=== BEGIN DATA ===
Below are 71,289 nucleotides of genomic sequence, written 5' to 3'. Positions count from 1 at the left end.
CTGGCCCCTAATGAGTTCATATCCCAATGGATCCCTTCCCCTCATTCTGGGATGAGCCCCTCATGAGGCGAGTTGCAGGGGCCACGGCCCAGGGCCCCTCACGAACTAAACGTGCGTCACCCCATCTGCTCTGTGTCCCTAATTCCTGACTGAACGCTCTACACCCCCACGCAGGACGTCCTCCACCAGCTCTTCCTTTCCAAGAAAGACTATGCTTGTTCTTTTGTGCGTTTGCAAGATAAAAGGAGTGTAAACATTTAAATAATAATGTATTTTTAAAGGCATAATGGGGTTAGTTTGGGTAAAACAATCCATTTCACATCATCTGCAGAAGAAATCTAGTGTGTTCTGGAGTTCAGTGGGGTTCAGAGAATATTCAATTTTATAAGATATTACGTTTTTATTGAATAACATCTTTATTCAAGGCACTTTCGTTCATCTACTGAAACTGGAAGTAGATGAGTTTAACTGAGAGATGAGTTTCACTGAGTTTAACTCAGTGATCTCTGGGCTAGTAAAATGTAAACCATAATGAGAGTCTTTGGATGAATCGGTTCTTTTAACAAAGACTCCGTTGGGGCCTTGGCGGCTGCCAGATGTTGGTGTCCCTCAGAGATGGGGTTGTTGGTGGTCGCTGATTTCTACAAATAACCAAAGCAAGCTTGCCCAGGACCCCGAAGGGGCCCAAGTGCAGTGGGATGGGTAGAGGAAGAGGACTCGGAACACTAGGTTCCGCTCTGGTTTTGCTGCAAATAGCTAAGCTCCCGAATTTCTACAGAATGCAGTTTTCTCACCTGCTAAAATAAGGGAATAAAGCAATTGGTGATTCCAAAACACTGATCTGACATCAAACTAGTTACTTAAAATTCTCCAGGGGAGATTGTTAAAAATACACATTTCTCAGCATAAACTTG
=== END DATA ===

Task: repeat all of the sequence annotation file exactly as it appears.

Below are 71,289 nucleotides of genomic sequence, written 5' to 3'. Positions count from 1 at the left end.
CTGGCCCCTAATGAGTTCATATCCCAATGGATCCCTTCCCCTCATTCTGGGATGAGCCCCTCATGAGGCGAGTTGCAGGGGCCACGGCCCAGGGCCCCTCACGAACTAAACGTGCGTCACCCCATCTGCTCTGTGTCCCTAATTCCTGACTGAACGCTCTACACCCCCACGCAGGACGTCCTCCACCAGCTCTTCCTTTCCAAGAAAGACTATGCTTGTTCTTTTGTGCGTTTGCAAGATAAAAGGAGTGTAAACATTTAAATAATAATGTATTTTTAAAGGCATAATGGGGTTAGTTTGGGTAAAACAATCCATTTCACATCATCTGCAGAAGAAATCTAGTGTGTTCTGGAGTTCAGTGGGGTTCAGAGAATATTCAATTTTATAAGATATTACGTTTTTATTGAATAACATCTTTATTCAAGGCACTTTCGTTCATCTACTGAAACTGGAAGTAGATGAGTTTAACTGAGAGATGAGTTTCACTGAGTTTAACTCAGTGATCTCTGGGCTAGTAAAATGTAAACCATAATGAGAGTCTTTGGATGAATCGGTTCTTTTAACAAAGACTCCGTTGGGGCCTTGGCGGCTGCCAGATGTTGGTGTCCCTCAGAGATGGGGTTGTTGGTGGTCGCTGATTTCTACAAATAACCAAAGCAAGCTTGCCCAGGACCCCGAAGGGGCCCAAGTGCAGTGGGATGGGTAGAGGAAGAGGACTCGGAACACTAGGTTCCGCTCTGGTTTTGCTGCAAATAGCTAAGCTCCCGAATTTCTACAGAATGCAGTTTTCTCACCTGCTAAAATAAGGGAATAAAGCAATTGGTGATTCCAAAACACTGATCTGACATCAAACTAGTTACTTAAAATTCTCCAGGGGAGATTGTTAAAAATACACATTTCTCAGCATAAACTTG